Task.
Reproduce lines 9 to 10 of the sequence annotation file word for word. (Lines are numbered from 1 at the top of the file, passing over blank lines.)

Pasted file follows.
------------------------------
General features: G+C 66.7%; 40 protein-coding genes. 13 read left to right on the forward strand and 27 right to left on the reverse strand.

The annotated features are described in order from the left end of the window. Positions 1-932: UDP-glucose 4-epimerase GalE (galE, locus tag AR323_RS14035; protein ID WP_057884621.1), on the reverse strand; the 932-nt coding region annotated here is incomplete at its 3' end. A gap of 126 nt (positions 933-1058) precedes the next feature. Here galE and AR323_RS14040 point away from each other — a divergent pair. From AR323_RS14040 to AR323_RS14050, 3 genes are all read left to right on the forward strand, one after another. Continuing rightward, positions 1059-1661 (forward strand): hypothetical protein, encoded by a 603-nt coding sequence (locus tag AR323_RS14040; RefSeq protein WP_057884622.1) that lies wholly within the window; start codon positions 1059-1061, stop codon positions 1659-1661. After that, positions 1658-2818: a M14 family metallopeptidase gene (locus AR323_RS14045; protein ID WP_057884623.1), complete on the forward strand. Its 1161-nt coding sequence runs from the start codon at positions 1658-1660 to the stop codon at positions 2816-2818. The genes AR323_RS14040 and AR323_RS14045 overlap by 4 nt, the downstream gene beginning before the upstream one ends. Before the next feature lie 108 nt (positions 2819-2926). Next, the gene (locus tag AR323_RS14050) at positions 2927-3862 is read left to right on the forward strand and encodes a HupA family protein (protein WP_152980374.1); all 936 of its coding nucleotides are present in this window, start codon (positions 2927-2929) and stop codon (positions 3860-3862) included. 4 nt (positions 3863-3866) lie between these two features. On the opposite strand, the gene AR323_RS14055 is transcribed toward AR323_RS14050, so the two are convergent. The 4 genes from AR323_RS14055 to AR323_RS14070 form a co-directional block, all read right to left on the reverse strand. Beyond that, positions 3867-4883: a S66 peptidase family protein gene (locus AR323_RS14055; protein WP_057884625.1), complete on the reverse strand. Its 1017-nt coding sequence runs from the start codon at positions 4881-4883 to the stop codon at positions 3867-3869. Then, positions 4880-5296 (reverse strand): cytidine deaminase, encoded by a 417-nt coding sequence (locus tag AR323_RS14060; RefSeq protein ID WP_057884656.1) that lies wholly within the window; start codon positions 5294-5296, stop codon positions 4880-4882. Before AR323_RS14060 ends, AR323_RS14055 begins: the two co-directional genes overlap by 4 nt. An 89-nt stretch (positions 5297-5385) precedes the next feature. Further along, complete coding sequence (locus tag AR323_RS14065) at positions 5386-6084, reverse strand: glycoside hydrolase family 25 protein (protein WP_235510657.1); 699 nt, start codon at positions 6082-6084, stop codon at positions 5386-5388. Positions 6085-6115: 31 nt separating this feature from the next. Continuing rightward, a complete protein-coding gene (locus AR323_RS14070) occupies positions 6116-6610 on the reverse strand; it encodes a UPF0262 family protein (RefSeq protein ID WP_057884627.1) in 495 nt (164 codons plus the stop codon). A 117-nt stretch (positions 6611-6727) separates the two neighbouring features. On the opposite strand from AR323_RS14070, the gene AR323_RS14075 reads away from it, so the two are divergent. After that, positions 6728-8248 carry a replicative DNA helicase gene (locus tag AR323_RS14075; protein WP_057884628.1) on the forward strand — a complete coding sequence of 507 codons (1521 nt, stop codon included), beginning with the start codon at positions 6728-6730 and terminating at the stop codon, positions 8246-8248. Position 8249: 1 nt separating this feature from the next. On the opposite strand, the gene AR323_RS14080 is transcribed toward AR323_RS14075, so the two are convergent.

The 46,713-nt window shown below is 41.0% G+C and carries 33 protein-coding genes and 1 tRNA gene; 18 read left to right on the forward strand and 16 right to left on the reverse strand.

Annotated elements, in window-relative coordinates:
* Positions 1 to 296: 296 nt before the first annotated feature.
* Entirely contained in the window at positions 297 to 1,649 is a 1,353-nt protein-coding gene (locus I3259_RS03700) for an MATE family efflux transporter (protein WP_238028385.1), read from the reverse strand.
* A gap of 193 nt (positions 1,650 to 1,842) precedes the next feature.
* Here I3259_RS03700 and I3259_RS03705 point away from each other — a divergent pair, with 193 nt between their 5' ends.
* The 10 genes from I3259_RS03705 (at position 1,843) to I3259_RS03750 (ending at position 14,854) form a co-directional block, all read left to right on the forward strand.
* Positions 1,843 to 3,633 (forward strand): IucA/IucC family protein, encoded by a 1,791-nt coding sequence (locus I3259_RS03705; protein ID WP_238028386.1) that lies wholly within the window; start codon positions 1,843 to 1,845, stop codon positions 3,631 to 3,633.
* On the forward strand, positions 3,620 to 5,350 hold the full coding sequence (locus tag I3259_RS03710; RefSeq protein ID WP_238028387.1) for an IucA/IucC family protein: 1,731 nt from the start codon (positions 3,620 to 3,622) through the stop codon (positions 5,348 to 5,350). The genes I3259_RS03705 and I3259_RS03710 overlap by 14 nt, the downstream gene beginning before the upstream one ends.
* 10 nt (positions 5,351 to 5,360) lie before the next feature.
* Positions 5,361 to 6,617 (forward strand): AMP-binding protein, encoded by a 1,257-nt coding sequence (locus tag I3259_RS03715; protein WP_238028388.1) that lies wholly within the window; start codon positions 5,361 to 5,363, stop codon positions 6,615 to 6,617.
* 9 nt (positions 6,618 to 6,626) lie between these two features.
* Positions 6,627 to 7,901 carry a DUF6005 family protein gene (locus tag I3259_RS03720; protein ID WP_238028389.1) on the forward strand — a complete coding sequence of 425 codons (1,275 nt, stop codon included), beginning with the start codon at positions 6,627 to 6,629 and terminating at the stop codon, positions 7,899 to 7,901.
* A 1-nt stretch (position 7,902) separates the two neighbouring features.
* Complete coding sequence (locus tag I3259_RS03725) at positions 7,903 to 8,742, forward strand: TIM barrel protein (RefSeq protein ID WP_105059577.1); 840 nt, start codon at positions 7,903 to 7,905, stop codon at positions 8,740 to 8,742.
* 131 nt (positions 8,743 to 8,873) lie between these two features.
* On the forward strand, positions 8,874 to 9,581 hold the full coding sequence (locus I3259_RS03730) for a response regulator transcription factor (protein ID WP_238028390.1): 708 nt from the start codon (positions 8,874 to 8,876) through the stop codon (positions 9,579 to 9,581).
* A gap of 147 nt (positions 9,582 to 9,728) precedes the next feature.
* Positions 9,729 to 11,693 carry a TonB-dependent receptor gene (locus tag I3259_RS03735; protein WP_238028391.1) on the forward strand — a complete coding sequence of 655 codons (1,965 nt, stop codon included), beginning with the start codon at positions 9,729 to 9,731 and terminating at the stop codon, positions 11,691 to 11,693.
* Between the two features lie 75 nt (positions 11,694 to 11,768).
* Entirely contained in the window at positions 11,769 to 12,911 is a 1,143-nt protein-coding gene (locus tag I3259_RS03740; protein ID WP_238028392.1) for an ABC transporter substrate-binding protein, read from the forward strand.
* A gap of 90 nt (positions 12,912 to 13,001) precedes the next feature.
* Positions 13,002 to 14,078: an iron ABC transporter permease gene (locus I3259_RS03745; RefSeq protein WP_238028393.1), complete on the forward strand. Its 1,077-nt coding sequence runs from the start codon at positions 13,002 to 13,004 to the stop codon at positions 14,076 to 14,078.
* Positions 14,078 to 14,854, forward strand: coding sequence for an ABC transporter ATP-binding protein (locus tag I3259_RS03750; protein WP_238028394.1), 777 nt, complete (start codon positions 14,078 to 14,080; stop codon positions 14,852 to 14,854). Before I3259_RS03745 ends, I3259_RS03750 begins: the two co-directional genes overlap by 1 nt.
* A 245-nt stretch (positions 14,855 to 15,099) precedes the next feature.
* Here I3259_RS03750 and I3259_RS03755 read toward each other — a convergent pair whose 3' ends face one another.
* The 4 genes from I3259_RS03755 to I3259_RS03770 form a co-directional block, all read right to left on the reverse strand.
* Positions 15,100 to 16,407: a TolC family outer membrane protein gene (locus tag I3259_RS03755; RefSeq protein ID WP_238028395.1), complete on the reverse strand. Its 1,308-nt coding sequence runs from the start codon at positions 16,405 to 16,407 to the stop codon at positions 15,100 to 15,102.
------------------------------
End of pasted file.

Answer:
* The 10 genes from I3259_RS03705 (at position 1,843) to I3259_RS03750 (ending at position 14,854) form a co-directional block, all read left to right on the forward strand.
* Positions 1,843 to 3,633 (forward strand): IucA/IucC family protein, encoded by a 1,791-nt coding sequence (locus I3259_RS03705; protein ID WP_238028386.1) that lies wholly within the window; start codon positions 1,843 to 1,845, stop codon positions 3,631 to 3,633.